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Is there a way to give the root user a temporary password? That is, after a certain time, or after it is manually deactivated, the password will be deleted.

I want to give my colleague permission to access a server as root for a certain amount of time (like a day) so he can use ssh root@xxx.xx.xx.xx. After that, the password I give him will expire, and attempts to use it to log in will be rejected.

Is there a way to do this?

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    IMO you should add the user to the sudo group and remove from the sudo group when done. Alternately you can enable and disable the account but setting a root password comes with some security risk, especially over ssh. When I allow root to ssh in I always use ssh keys and disable password authentication. – Panther Oct 27 '14 at 13:39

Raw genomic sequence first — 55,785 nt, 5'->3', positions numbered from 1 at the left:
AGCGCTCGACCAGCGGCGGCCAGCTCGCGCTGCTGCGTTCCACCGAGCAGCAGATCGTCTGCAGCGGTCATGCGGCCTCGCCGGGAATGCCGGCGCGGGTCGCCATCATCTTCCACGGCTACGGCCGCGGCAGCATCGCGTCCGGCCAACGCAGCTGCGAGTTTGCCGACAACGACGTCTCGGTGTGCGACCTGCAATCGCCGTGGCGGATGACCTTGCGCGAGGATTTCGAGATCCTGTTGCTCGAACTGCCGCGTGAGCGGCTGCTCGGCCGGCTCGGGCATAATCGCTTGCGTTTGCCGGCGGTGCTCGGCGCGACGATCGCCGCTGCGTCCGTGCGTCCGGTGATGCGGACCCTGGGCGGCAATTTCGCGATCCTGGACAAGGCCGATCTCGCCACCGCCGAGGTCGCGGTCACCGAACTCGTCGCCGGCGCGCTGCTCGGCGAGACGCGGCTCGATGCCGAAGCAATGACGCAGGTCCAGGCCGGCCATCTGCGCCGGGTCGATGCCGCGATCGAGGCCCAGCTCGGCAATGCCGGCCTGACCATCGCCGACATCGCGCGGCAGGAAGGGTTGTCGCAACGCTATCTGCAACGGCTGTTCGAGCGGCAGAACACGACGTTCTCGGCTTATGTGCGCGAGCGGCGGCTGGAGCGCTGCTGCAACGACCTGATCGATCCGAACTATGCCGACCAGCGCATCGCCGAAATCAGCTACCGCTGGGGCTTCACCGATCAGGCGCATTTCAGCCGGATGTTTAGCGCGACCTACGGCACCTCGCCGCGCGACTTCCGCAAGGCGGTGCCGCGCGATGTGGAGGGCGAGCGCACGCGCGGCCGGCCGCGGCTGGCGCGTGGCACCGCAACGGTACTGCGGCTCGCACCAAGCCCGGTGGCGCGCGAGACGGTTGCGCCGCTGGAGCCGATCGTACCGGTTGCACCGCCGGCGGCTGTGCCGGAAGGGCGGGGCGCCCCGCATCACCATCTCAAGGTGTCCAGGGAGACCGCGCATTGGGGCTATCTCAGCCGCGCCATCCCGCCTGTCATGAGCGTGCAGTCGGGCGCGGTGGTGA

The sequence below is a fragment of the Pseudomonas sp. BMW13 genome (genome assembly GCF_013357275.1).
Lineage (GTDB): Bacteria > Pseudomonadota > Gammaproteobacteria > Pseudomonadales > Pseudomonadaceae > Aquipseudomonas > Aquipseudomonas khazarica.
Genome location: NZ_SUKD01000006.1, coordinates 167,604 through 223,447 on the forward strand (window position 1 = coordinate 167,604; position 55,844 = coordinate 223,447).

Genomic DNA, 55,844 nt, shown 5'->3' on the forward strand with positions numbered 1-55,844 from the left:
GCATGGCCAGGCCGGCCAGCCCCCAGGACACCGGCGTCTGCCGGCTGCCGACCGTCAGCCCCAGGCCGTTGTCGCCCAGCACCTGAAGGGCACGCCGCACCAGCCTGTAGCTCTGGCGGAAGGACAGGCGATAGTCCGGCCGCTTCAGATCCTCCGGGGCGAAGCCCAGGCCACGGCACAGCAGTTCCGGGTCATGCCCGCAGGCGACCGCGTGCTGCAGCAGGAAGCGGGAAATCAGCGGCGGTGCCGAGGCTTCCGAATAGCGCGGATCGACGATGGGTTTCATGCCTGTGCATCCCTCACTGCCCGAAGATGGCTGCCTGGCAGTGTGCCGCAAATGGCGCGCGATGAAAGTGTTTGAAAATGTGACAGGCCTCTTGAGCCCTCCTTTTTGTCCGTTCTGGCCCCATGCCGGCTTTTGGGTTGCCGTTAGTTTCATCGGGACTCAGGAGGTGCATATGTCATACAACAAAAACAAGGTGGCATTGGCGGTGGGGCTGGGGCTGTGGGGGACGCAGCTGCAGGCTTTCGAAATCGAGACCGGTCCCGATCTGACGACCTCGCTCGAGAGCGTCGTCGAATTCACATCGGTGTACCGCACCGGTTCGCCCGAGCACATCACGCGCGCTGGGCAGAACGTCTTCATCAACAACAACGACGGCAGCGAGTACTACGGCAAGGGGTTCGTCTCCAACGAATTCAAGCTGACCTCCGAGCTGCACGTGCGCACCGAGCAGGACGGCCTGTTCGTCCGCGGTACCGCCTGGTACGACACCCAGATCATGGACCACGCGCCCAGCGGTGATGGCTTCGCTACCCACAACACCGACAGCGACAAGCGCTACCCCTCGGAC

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Try passwd -x 1. From man passwd:

   -x, --maxdays MAX_DAYS
       Set the maximum number of days a password remains valid. After
       MAX_DAYS, the password is required to be changed.

This does not, of course, prevent your colleage from setting a password of their own choice, or using SSH keys to login.

You could also try usermod -e. From man usermod:

   -e, --expiredate EXPIRE_DATE
       The date on which the user account will be disabled. The date is
       specified in the format YYYY-MM-DD.

All of this is moot since you are giving the root password. The colleague can always undo whatever measure you put up.

It would be best if you give the user exactly as much privilege as they require, using sudo.

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